Earlier this week, I found myself playing golf at the prestigious Royal
Blackheath Golf Club when a sudden downpour sent me scurrying towards my
golf bag in search of my waterproofs.
Forgetting that the last time I wore these was in 1990, I quickly put them
on, only to convince my playing partner that at some time I must have worn
them while appearing as a lounge singer in Las Vegas.
Which only goes to prove that nothing stays the same and that to believe
otherwise is being dishonest, even if you are only trying to convince
yourself and not others.
Reading the various comments on market consolidation which followed the
purchase of Willis National and Towry Law, it is clear that the real threat
to independence from the rules post-pol-arisation may come from a different
quarter as providers look to multi-ties as the means to an end.
Control of distribution is seen as crucial to the very existence of the
packaged product providers.
We must cease being reactive and become proactive in our defence of the
IFA concept. If we do not, we may find ourselves with a market governed by
a set of rules tilting towards multi-ties and away from the
consumer-orientated benefits of independence.
There is no doubt that multi-ties do offer many logistical benefits when
controlling big salesforces. This does lead me to consider just how many
providers will be in a position to manufacture and distribute as opposed to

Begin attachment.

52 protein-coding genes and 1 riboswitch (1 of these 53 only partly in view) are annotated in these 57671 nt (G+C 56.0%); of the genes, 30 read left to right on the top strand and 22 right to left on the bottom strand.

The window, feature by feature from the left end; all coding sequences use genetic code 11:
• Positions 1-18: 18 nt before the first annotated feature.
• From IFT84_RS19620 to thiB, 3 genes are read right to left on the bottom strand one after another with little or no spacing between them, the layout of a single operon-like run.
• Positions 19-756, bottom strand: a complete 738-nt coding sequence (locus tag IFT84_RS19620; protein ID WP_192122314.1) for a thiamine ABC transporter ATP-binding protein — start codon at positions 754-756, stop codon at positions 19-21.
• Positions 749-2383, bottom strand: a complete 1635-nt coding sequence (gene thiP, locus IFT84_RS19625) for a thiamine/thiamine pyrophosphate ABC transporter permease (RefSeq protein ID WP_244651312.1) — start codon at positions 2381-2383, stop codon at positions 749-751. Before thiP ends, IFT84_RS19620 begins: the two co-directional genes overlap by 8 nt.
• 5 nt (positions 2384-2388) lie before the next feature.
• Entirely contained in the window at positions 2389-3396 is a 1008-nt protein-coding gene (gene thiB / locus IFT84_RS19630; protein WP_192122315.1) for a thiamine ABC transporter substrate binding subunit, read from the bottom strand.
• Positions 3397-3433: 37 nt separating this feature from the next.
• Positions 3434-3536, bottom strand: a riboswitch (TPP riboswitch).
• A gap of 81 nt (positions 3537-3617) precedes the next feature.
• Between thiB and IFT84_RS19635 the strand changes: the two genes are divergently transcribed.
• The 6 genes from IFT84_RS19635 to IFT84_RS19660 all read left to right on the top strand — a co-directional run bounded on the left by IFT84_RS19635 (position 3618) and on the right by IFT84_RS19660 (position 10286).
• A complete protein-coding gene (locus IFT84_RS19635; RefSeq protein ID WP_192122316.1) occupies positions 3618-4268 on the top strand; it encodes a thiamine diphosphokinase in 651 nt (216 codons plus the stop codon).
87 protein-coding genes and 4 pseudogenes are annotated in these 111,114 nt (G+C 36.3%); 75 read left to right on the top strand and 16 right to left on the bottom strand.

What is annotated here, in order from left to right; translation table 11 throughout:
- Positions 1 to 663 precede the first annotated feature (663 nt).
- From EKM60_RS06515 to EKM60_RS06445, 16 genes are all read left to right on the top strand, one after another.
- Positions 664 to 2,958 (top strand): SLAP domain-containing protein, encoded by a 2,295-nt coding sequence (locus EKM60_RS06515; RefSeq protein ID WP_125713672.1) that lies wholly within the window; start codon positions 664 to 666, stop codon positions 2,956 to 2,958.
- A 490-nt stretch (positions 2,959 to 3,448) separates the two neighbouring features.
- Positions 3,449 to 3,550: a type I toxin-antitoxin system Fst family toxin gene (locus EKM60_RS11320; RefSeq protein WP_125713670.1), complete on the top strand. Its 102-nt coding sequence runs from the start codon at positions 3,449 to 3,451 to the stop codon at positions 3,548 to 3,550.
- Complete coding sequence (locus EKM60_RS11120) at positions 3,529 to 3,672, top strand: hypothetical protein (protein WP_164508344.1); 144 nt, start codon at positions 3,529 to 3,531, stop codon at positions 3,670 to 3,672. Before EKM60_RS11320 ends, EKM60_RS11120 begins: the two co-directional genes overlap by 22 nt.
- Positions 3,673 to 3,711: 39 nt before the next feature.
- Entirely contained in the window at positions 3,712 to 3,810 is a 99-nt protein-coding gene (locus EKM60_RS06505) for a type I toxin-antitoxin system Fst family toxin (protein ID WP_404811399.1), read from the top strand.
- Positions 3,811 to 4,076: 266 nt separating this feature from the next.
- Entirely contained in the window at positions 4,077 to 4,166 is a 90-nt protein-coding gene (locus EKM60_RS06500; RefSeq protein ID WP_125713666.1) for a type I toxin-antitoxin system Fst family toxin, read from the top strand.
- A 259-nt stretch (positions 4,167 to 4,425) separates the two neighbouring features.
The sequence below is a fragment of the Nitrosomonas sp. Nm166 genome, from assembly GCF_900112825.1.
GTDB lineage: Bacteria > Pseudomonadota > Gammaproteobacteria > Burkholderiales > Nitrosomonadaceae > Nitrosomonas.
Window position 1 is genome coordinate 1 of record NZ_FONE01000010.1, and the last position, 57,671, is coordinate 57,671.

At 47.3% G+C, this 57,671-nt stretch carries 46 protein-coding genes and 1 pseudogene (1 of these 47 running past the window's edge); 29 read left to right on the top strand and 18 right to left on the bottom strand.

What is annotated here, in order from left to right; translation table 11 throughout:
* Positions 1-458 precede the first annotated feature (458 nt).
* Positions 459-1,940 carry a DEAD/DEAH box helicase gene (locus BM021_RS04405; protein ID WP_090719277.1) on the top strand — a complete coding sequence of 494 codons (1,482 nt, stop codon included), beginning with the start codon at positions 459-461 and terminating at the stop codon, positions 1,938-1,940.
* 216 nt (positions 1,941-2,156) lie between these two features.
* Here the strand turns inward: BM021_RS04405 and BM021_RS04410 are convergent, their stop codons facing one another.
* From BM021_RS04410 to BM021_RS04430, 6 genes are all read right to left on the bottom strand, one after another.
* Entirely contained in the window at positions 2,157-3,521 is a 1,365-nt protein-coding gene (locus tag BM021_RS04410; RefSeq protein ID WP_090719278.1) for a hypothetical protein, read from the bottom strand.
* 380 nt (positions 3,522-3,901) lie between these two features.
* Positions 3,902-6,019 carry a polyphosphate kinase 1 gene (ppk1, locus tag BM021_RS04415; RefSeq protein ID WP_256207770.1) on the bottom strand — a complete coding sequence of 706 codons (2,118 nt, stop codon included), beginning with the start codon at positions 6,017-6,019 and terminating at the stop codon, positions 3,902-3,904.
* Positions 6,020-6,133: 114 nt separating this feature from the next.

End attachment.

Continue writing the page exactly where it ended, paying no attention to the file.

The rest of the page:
those companies which will simply distribute products designed, built and
administered by a third party or parties.
Under multi-ties there has to be a lead provider. If we assume that this
provider does not have to be a manufacturer (Barclays is a good example)
then we could find the market consisting of three or four third-party
administrators with design and marketing similarly outsourced.
This is dramatically different to the current model and the infrastructure
of the providers which currently exists would have to be drastically
reduced. It would also make it far easier for the foreign provider to enter
the UK market as a virtual life office.
I believe that, providing the IFA offers added value, he or she has little
to fear. For those who believe product selection is all, they will either
be forced towards multi-ties or find themselves having to sell their
business in what by then may be a buyer's market.
IFAs of the future must ask themselves what role packaged products will
have in their portfolio. Or should they be thinking more about wrappers
where the costs are far more transparent?
The news last week that the cheapest funds performed worse than their
expensive cousins was no surprise to me or, indeed, to most experienced
IFAs. It shows the danger of relying on charges as any sort of benchmark.
We all want to avoid recommending expensive products but this could prove
to be a false economy which the client and we will come to regret.
The likelihood is that Catmarks will soon apply across the board. This may
imply that DIY investment is safe when the risk of unsuitability remains
What will the FSA say to the investor who buys a stakeholder pension on an
execution-only basis on the strength of its tables and the Catmark which
only serves to reduce his benefit entitlement or where, after a few
contributions, the plan stops and he then faces a minuscule annuity when he
Just as was the case with my waterproofs, some things can look fine but
when put to the test they are unsuitable for the purpose for which they
Robert Reid is principal of Syndaxi Financial Planning